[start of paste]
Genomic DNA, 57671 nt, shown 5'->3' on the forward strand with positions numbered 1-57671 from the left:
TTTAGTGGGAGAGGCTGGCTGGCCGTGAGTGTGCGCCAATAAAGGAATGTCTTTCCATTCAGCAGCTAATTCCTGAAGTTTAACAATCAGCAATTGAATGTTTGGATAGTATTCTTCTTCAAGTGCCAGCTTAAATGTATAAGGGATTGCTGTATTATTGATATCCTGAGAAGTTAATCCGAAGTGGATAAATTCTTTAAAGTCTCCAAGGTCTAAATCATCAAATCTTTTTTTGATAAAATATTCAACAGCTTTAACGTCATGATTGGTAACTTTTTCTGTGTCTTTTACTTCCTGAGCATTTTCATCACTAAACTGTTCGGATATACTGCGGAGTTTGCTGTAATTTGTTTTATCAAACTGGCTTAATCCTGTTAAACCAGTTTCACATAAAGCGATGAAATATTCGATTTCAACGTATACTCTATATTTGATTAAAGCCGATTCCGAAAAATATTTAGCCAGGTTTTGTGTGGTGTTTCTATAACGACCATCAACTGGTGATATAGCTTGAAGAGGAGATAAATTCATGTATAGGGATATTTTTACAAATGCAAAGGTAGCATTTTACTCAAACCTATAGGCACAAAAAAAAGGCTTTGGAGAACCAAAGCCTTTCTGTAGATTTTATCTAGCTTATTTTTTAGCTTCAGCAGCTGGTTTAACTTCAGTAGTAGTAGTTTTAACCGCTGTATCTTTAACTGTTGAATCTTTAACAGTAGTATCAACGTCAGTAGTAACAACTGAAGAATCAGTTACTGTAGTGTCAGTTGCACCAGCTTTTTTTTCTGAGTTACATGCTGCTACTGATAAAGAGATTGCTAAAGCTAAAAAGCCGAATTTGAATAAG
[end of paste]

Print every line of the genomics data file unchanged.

Genomic DNA, 57671 nt, shown 5'->3' on the forward strand with positions numbered 1-57671 from the left:
TTTAGTGGGAGAGGCTGGCTGGCCGTGAGTGTGCGCCAATAAAGGAATGTCTTTCCATTCAGCAGCTAATTCCTGAAGTTTAACAATCAGCAATTGAATGTTTGGATAGTATTCTTCTTCAAGTGCCAGCTTAAATGTATAAGGGATTGCTGTATTATTGATATCCTGAGAAGTTAATCCGAAGTGGATAAATTCTTTAAAGTCTCCAAGGTCTAAATCATCAAATCTTTTTTTGATAAAATATTCAACAGCTTTAACGTCATGATTGGTAACTTTTTCTGTGTCTTTTACTTCCTGAGCATTTTCATCACTAAACTGTTCGGATATACTGCGGAGTTTGCTGTAATTTGTTTTATCAAACTGGCTTAATCCTGTTAAACCAGTTTCACATAAAGCGATGAAATATTCGATTTCAACGTATACTCTATATTTGATTAAAGCCGATTCCGAAAAATATTTAGCCAGGTTTTGTGTGGTGTTTCTATAACGACCATCAACTGGTGATATAGCTTGAAGAGGAGATAAATTCATGTATAGGGATATTTTTACAAATGCAAAGGTAGCATTTTACTCAAACCTATAGGCACAAAAAAAAGGCTTTGGAGAACCAAAGCCTTTCTGTAGATTTTATCTAGCTTATTTTTTAGCTTCAGCAGCTGGTTTAACTTCAGTAGTAGTAGTTTTAACCGCTGTATCTTTAACTGTTGAATCTTTAACAGTAGTATCAACGTCAGTAGTAACAACTGAAGAATCAGTTACTGTAGTGTCAGTTGCACCAGCTTTTTTTTCTGAGTTACATGCTGCTACTGATAAAGAGATTGCTAAAGCTAAAAAGCCGAATTTGAATAAG